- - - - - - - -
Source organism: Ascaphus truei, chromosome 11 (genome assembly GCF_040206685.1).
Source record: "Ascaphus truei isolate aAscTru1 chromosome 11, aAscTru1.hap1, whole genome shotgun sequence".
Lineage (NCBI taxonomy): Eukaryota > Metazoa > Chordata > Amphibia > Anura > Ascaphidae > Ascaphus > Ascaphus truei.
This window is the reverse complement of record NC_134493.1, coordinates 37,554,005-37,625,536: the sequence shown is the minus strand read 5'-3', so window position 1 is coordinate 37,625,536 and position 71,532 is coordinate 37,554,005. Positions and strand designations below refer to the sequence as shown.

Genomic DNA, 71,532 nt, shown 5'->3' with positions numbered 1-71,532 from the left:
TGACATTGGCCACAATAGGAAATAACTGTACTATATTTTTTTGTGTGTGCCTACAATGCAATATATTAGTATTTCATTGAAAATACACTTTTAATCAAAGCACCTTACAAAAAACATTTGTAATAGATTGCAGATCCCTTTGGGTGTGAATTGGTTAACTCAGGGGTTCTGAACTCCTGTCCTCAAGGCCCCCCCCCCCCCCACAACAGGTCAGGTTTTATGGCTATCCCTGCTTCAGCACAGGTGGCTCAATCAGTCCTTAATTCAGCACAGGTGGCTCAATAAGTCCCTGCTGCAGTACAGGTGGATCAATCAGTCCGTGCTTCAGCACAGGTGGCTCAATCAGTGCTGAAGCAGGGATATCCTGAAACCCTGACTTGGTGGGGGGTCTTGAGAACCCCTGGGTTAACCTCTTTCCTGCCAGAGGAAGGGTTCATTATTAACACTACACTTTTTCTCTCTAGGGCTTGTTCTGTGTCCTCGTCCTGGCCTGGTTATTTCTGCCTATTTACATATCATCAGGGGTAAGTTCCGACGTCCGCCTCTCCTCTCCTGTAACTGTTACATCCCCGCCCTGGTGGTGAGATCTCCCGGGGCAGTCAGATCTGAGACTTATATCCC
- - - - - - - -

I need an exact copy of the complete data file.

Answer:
Source organism: Ascaphus truei, chromosome 11 (genome assembly GCF_040206685.1).
Source record: "Ascaphus truei isolate aAscTru1 chromosome 11, aAscTru1.hap1, whole genome shotgun sequence".
Lineage (NCBI taxonomy): Eukaryota > Metazoa > Chordata > Amphibia > Anura > Ascaphidae > Ascaphus > Ascaphus truei.
This window is the reverse complement of record NC_134493.1, coordinates 37,554,005-37,625,536: the sequence shown is the minus strand read 5'-3', so window position 1 is coordinate 37,625,536 and position 71,532 is coordinate 37,554,005. Positions and strand designations below refer to the sequence as shown.

Genomic DNA, 71,532 nt, shown 5'->3' with positions numbered 1-71,532 from the left:
TGACATTGGCCACAATAGGAAATAACTGTACTATATTTTTTTGTGTGTGCCTACAATGCAATATATTAGTATTTCATTGAAAATACACTTTTAATCAAAGCACCTTACAAAAAACATTTGTAATAGATTGCAGATCCCTTTGGGTGTGAATTGGTTAACTCAGGGGTTCTGAACTCCTGTCCTCAAGGCCCCCCCCCCCCCCACAACAGGTCAGGTTTTATGGCTATCCCTGCTTCAGCACAGGTGGCTCAATCAGTCCTTAATTCAGCACAGGTGGCTCAATAAGTCCCTGCTGCAGTACAGGTGGATCAATCAGTCCGTGCTTCAGCACAGGTGGCTCAATCAGTGCTGAAGCAGGGATATCCTGAAACCCTGACTTGGTGGGGGGTCTTGAGAACCCCTGGGTTAACCTCTTTCCTGCCAGAGGAAGGGTTCATTATTAACACTACACTTTTTCTCTCTAGGGCTTGTTCTGTGTCCTCGTCCTGGCCTGGTTATTTCTGCCTATTTACATATCATCAGGGGTAAGTTCCGACGTCCGCCTCTCCTCTCCTGTAACTGTTACATCCCCGCCCTGGTGGTGAGATCTCCCGGGGCAGTCAGATCTGAGACTTATATCCC